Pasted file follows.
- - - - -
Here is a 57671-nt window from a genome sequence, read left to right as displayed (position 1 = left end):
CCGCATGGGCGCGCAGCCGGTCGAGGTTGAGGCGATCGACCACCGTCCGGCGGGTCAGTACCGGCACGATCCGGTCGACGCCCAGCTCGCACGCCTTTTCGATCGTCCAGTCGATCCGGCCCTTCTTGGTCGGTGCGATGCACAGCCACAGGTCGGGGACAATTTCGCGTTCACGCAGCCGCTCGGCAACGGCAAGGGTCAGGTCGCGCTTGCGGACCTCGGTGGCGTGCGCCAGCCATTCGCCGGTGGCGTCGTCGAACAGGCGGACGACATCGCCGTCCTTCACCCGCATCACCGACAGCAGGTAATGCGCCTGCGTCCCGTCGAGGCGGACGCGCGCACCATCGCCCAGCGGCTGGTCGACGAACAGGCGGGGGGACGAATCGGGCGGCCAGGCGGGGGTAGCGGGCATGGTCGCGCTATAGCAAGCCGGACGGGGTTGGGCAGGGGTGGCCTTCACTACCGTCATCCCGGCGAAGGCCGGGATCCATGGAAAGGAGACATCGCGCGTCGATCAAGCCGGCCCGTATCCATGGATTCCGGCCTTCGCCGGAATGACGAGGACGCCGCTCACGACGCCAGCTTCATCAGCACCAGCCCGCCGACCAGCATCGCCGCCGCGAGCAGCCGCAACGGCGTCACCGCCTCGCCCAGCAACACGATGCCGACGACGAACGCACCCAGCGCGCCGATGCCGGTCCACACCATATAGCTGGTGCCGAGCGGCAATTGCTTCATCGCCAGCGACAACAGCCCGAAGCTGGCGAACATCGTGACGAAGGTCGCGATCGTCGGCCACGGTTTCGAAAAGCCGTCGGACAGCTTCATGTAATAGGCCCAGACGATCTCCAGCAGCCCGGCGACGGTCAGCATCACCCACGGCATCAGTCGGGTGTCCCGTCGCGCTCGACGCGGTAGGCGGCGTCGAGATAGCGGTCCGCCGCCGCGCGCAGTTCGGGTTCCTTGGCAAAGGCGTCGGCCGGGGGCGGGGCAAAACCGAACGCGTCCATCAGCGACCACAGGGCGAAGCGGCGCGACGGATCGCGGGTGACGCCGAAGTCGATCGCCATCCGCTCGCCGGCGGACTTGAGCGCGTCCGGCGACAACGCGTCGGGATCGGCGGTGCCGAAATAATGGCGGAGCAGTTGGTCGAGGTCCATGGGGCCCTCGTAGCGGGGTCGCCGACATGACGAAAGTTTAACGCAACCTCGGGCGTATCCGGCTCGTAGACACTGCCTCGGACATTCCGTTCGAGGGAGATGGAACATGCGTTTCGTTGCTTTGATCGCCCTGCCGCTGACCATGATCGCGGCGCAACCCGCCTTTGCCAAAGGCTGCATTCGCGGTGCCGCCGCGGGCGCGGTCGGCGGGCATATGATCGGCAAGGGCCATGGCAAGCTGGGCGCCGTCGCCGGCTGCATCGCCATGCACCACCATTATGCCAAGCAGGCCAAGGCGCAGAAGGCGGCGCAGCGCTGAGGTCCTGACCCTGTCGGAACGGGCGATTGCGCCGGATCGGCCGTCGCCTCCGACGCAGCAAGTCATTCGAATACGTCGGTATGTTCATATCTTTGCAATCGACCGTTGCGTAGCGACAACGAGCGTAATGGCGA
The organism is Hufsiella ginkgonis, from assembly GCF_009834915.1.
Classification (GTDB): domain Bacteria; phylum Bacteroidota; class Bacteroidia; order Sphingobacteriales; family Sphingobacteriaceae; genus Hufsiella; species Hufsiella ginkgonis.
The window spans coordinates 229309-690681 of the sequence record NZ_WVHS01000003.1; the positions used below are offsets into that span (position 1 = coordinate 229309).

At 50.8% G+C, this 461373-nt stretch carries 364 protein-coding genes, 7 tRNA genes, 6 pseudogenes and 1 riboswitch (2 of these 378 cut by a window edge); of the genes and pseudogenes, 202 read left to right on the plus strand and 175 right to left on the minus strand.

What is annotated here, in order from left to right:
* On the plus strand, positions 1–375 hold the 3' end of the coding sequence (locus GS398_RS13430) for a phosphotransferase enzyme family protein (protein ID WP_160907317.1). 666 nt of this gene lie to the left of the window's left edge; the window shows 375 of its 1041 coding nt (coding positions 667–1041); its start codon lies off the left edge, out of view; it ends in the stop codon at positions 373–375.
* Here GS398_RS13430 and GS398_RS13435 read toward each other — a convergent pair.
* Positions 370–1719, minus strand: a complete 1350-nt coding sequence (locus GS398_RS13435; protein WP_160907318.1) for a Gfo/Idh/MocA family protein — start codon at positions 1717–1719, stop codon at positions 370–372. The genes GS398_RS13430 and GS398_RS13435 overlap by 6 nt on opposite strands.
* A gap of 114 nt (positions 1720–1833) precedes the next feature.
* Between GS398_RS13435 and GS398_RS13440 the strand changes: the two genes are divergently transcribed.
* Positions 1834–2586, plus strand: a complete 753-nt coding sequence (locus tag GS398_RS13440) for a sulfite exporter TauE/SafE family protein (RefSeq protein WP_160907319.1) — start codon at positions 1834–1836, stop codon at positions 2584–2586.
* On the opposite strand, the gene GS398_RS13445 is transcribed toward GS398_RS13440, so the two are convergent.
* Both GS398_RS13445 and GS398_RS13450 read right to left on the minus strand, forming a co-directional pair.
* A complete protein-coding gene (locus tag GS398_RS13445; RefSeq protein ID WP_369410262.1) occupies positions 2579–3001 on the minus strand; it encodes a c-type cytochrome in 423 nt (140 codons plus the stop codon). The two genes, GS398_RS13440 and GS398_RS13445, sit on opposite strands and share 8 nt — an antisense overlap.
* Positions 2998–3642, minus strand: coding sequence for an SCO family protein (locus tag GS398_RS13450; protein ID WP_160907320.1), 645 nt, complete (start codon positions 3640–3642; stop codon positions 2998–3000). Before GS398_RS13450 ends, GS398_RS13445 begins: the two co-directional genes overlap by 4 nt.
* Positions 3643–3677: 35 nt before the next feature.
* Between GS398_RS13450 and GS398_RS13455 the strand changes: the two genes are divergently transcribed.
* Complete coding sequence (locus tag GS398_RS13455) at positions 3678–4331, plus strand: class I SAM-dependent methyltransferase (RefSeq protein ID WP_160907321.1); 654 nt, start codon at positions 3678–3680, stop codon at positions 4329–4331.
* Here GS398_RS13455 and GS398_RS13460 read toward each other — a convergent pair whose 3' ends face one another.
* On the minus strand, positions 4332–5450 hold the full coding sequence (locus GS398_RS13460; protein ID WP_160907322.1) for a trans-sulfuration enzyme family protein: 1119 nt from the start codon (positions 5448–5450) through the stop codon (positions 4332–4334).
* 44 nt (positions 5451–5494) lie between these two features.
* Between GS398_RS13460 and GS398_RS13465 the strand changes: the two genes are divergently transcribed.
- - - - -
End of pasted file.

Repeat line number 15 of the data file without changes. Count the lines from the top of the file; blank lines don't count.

* Both GS398_RS13445 and GS398_RS13450 read right to left on the minus strand, forming a co-directional pair.